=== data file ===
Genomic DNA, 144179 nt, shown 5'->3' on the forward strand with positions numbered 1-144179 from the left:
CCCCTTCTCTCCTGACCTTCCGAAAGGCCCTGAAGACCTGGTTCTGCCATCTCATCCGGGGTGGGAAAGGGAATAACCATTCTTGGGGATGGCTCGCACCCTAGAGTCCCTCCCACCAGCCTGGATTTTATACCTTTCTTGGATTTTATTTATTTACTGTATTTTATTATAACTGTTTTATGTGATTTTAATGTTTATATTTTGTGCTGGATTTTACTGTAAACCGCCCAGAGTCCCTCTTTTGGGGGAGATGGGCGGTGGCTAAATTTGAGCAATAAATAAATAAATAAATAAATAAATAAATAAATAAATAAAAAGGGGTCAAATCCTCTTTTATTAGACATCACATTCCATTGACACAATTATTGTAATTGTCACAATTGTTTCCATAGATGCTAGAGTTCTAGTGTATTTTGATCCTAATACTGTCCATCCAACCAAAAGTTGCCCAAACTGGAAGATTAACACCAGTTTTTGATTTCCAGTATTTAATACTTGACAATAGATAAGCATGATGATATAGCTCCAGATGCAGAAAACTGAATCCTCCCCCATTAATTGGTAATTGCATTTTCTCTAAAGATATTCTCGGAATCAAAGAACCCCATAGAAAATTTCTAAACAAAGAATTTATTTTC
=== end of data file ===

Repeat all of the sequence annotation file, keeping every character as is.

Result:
Genomic DNA, 144179 nt, shown 5'->3' on the forward strand with positions numbered 1-144179 from the left:
CCCCTTCTCTCCTGACCTTCCGAAAGGCCCTGAAGACCTGGTTCTGCCATCTCATCCGGGGTGGGAAAGGGAATAACCATTCTTGGGGATGGCTCGCACCCTAGAGTCCCTCCCACCAGCCTGGATTTTATACCTTTCTTGGATTTTATTTATTTACTGTATTTTATTATAACTGTTTTATGTGATTTTAATGTTTATATTTTGTGCTGGATTTTACTGTAAACCGCCCAGAGTCCCTCTTTTGGGGGAGATGGGCGGTGGCTAAATTTGAGCAATAAATAAATAAATAAATAAATAAATAAATAAATAAATAAAAAGGGGTCAAATCCTCTTTTATTAGACATCACATTCCATTGACACAATTATTGTAATTGTCACAATTGTTTCCATAGATGCTAGAGTTCTAGTGTATTTTGATCCTAATACTGTCCATCCAACCAAAAGTTGCCCAAACTGGAAGATTAACACCAGTTTTTGATTTCCAGTATTTAATACTTGACAATAGATAAGCATGATGATATAGCTCCAGATGCAGAAAACTGAATCCTCCCCCATTAATTGGTAATTGCATTTTCTCTAAAGATATTCTCGGAATCAAAGAACCCCATAGAAAATTTCTAAACAAAGAATTTATTTTC